Nicaragua’s “super unstable” political environment is threatening to derail gold miners’ growth ambitions, with the nation braced for violent protests after November’s election.
Mining companies are aiming to deliver a gold boom in the Central American nation, despite fears over a slide into dictatorship under President Daniel Ortega (in photo).
The leftist head of state is expected to secure a fifth term in the November 7 polls, following the arrest of a string of opposition politicians, and despite years of protests against his rule.
“He [Ortega] arrested every opposition candidate, and in the end he will be the only one running, apart from a few candidates aligned to him,” Valeria Vásquez, Central America analyst for UK-based consultancy Control Risks told BNamericas.
“I am almost 100% sure he will win the election.”
Victory will mean a further five years of political instability and encroaching control of institutions by President Ortega, who has been in office since 2007, which will hamper investment in mining.
“The political environment is super unstable,” Vásquez added. “Not only in the government, but the media and government institutions, there is no transparency. President Ortega is trying to control every aspect of the country.”
It remains unclear whether a fifth Ortega election win will spark a further upsurge in anti-government protests, which have affected the country for many years.
Demonstrations over social welfare reforms saw mining operations disrupted in 2018, but have had little impact on the sector since then.
“For now there hasn’t been violence, protests or civil unrest, but we don’t know what will happen in November,” Vásquez said.
“Mining companies will need to think about whether it’s worth it staying in the country and keep investing in a country where there is no security, there is no legal security, there is no transparency and a lot of corruption.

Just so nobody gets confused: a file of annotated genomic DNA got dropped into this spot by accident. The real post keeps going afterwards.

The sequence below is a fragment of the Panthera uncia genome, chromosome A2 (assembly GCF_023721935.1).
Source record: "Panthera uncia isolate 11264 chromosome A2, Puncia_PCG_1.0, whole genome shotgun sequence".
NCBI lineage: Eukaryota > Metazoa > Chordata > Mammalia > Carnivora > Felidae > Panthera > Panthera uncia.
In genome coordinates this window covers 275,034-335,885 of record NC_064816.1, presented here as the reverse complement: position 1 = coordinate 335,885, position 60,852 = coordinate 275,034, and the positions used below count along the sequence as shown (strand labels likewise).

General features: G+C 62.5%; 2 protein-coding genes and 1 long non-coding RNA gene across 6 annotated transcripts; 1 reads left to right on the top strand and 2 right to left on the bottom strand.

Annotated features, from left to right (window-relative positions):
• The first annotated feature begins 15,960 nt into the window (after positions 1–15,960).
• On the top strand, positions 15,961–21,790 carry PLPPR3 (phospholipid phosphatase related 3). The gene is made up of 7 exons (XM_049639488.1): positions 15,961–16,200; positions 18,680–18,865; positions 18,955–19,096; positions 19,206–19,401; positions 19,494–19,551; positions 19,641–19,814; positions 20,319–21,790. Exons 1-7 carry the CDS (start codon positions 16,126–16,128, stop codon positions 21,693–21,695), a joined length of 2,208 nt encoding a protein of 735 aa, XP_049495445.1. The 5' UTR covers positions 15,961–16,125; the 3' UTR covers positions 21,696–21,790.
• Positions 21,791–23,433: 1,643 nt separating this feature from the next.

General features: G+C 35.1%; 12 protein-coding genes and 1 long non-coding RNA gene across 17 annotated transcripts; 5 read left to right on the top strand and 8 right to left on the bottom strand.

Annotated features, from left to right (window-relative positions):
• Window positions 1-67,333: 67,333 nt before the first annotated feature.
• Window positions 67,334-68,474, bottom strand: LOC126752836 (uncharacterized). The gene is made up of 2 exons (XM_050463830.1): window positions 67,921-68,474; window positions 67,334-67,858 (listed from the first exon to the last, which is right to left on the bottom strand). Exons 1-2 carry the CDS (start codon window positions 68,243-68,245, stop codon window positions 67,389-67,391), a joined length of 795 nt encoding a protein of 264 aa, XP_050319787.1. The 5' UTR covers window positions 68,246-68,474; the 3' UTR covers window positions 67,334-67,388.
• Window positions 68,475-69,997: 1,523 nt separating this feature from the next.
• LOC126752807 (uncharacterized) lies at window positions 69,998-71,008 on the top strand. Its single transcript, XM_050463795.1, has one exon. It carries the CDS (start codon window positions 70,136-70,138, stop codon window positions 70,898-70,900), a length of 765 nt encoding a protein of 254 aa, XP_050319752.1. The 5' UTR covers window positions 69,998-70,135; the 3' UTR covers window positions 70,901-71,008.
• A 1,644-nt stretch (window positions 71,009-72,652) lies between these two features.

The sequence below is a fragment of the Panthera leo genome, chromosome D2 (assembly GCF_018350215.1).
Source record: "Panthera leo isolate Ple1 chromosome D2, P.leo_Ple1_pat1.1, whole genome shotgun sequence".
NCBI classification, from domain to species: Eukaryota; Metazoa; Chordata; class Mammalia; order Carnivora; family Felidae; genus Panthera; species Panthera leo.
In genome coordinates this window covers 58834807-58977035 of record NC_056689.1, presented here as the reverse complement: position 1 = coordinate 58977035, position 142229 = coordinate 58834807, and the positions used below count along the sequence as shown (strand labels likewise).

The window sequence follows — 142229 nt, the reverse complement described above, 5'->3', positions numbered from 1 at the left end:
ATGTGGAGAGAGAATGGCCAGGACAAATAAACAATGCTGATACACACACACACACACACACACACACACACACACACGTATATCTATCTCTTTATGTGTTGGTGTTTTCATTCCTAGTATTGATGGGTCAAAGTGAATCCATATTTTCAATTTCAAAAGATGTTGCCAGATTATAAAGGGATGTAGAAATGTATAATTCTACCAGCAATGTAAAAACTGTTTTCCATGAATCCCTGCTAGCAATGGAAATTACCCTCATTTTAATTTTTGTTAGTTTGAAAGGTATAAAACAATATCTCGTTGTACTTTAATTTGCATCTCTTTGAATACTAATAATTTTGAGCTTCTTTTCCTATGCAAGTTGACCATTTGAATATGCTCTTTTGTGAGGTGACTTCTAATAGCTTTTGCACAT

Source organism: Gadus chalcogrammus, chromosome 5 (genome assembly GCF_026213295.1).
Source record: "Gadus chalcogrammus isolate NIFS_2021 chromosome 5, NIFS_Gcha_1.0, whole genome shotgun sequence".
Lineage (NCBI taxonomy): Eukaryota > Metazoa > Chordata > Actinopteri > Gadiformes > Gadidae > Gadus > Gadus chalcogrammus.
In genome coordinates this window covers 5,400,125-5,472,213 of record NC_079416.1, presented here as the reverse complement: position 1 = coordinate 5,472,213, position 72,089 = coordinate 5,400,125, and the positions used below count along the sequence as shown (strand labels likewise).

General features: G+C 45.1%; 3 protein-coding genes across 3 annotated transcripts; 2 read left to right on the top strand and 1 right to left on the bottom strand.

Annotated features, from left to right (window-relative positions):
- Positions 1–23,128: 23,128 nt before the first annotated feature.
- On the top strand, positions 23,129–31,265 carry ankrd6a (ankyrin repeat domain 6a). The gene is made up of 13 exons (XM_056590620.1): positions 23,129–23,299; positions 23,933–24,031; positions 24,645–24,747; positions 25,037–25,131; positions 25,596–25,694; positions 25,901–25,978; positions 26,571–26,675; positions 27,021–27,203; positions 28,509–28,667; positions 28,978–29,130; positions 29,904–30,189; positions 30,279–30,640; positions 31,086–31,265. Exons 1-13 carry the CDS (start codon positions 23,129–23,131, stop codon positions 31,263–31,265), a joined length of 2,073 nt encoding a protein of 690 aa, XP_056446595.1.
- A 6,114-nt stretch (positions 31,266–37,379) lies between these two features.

“I don’t think this will be an advantage for mining companies or investment.”
MINING – A SPECIAL CASE?
While investment in Nicaragua’s mining sector will suffer as a result of the political uncertainty and prospects of civil unrest, direct government intervention in mining is not likely in the short term.
Ortega has supported foreign investment in the sector for around a decade, according to Vásquez, and industry leaders see the country as something of a safe haven for mining.
“We have got a strong, transparent mining friendly jurisdiction,” Darren Hall, CEO of Nicaragua-focused Calibre Mining, told BNamericas in July.
The CEO said he had received verbal assurances directly from Ortega – one of the main leaders of the 1979 Sandinista revolution, after which he became president for the first time – confirming that he has no plans to seek to nationalize mines, recognizing that the government does not have the capacity and expertise to do so.
Under this relatively benign environment, mining companies including Calibre, are advancing projects which could increase gold output by around 300,000oz/y, roughly doubling current levels.
Ortega is unlikely to change the status quo as mining is playing a vital economic role in the country, as one of the few industries which has continued to perform well during the COVID-19 pandemic, according to Vásquez.
Gold has secured its position as the country’s highest value export.
“I don’t think President Ortega will close investment in mining activity but attractiveness for potential investors in Nicaragua will remain low,” she said.
“The country’s political environment will remain an obstacle for foreign investment as a whole, not only for the mining sector.”